Submitted to: Foodborne Pathogens and Disease
Publication Type: Peer Reviewed Journal
Publication Acceptance Date: 3/26/2007
Publication Date: 6/1/2007
Citation: Jackson, C.R., Cray, P.J., Wineland, N., Tankson, J.D., Barrett, J.B., Douris, A., Pearson Gresham, C., Hall, M.C., Mcglinchey, B., Price, M.V. 2007. Introduction to usda vetnet: status of salmonella and campylobacter databases from 2004 through 2005. Foodborne Pathogens and Disease. 4(2):241-248.
Interpretive Summary: USDA VetNet commenced in March 2004 and a central computer server houses the USDA PFGE pattern libraries for comparison to human PulseNet PFGE patterns. The objectives of USDA VetNet are to determine PFGE patterns of Salmonella isolates submitted to NARMS, compare USDA VetNet and PulseNet PFGE patterns, and to use the comparative data for surveillance and investigation of food-borne illness outbreaks. To date, ARS staff has been trained at the CDC and certified, and standardized image acquisition and analysis protocols have been developed to analyze PFGE data obtained in the ARS laboratory. Nontyphoidal Salmonella serotypes from slaughter/processing collected as part of NARMS will be subjected to PFGE and PFGE patterns generated from those isolates will be completed first, before a retrospective analysis of older isolates begins. As the information generated from any monitoring system is descriptive, additional investigations and field studies will be initiated as a result of comparable patterns appearing in both animal and human isolates. The identification of similar PFGE patterns in both USDA VetNet and PulseNet will enable scientists to determine whether an outbreak is occurring and may establish possible source related information for further investigation.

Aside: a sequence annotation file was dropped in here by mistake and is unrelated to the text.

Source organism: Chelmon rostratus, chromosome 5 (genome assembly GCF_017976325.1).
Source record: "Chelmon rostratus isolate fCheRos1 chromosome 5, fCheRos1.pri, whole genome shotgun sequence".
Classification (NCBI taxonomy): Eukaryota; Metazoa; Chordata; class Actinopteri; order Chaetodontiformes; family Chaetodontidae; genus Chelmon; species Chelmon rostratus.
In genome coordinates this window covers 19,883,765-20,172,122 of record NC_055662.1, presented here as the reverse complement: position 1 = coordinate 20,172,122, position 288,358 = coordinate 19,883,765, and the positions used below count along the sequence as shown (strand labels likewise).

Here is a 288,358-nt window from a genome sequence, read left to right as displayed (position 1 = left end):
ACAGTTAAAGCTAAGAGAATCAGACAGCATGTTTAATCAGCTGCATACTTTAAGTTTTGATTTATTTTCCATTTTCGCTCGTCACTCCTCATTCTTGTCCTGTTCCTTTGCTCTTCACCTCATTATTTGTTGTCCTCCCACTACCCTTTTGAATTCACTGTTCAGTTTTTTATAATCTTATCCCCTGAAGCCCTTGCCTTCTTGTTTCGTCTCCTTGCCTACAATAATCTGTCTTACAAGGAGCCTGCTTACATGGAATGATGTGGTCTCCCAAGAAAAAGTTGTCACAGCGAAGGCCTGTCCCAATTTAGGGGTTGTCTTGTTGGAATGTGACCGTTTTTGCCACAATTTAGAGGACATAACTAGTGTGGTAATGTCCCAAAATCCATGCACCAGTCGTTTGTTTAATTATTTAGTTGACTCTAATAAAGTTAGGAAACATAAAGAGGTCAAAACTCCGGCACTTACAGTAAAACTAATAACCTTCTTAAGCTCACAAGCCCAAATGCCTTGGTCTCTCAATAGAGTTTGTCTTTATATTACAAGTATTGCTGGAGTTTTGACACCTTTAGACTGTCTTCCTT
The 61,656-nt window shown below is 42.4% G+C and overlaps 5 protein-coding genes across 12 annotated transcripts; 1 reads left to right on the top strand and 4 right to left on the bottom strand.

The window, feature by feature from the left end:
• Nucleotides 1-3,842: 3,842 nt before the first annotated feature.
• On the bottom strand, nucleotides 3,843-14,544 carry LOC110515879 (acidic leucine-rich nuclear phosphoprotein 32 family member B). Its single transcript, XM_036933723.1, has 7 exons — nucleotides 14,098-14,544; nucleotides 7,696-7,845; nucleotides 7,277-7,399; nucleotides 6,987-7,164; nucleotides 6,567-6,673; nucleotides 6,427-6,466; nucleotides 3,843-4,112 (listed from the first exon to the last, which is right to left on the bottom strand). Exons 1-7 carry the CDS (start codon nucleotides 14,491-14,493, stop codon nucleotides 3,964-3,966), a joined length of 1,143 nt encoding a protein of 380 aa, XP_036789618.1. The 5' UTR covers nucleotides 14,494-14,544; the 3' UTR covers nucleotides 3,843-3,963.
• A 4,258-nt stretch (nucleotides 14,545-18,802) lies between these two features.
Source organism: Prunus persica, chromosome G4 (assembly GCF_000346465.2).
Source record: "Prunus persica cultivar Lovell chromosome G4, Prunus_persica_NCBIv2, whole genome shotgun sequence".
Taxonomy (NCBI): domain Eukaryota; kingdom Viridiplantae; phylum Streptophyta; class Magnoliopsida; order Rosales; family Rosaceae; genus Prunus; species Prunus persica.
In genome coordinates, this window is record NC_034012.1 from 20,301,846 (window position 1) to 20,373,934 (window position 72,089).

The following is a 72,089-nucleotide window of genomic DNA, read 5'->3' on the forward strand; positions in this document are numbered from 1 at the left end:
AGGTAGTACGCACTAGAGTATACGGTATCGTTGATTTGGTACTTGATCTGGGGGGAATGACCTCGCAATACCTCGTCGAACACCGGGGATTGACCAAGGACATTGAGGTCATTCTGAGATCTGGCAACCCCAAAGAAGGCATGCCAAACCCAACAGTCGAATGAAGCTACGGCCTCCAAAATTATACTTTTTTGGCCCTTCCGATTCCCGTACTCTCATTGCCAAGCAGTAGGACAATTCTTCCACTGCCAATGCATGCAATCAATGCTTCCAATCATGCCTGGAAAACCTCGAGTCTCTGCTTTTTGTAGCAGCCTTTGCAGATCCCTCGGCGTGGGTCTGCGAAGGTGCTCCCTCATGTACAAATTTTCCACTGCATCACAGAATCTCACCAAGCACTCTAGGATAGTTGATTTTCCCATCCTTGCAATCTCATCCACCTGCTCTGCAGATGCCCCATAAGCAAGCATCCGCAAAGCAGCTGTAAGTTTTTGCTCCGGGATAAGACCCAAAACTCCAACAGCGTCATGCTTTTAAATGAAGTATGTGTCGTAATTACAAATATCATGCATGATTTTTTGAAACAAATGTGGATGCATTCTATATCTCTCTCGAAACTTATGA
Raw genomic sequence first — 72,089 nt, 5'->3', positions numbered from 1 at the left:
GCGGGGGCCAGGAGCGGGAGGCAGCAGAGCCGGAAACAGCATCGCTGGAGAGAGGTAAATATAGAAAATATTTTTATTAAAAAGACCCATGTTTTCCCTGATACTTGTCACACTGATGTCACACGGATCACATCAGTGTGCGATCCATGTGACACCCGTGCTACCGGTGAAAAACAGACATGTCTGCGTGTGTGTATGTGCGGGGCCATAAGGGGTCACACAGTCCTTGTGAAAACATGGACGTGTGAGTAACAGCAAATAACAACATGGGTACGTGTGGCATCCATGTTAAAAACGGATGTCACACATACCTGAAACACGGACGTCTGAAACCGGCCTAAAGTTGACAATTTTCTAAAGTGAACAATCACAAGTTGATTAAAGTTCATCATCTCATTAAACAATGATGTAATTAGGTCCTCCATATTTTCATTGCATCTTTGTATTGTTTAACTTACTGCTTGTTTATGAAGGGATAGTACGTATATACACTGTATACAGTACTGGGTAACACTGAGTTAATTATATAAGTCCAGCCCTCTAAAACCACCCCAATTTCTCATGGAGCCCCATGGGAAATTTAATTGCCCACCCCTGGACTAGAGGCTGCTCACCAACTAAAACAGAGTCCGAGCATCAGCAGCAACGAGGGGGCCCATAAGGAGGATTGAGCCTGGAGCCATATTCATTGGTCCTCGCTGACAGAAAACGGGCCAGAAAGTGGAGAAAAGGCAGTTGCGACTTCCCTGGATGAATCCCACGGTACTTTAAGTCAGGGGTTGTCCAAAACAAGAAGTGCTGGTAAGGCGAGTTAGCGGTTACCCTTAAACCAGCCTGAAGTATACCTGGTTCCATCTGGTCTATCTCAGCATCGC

Technical Abstract: USDA VetNet was established in 2003 and was modeled after PulseNet USA, the national molecular subtyping network for food borne disease surveillance. The objectives of USDA VetNet are to use pulsed-field gel electrophoresis (PFGE) to subtype zoonotic pathogens submitted to the animal arm of the National Antimicrobial Resistance Monitoring System (NARMS), compare USDA VetNet and PulseNet PFGE patterns, and to use the comparative data for surveillance and investigation of food borne illness outbreaks. Whereas PulseNet subtypes seven food borne disease-causing bacteria: Escherichia coli O157:H7, nontyphoidal Salmonella, Shigella, Listeria monocytogenes, Campylobacter, Yersinia pestis, and Vibrio cholerae, VetNet, at present, subtypes nontyphoidal Salmonella serotypes and Campylobacter from animals including diagnostic specimens, healthy farm animals, and carcasses of food-producing animals at slaughter. By the end of 2005, VetNet had three functioning databases including the NARMS Salmonella and Campylobacter databases. The Salmonella database contained 6,763 Salmonella isolates and 2,514 unique XbaI patterns, while the Campylobacter database contained 58 Campylobacter isolates and 53 unique SmaI patterns. Both databases contain the PFGE Tagged Image File Format (TIFF) images, demographic information, and the antimicrobial resistance profiles assigned by NARMS. In the future, veterinary laboratories will be invited to participate in VetNet. The establishment of USDA VetNet enhances the mission of the agriculture and public health communities in the surveillance and investigation of food borne illness outbreaks.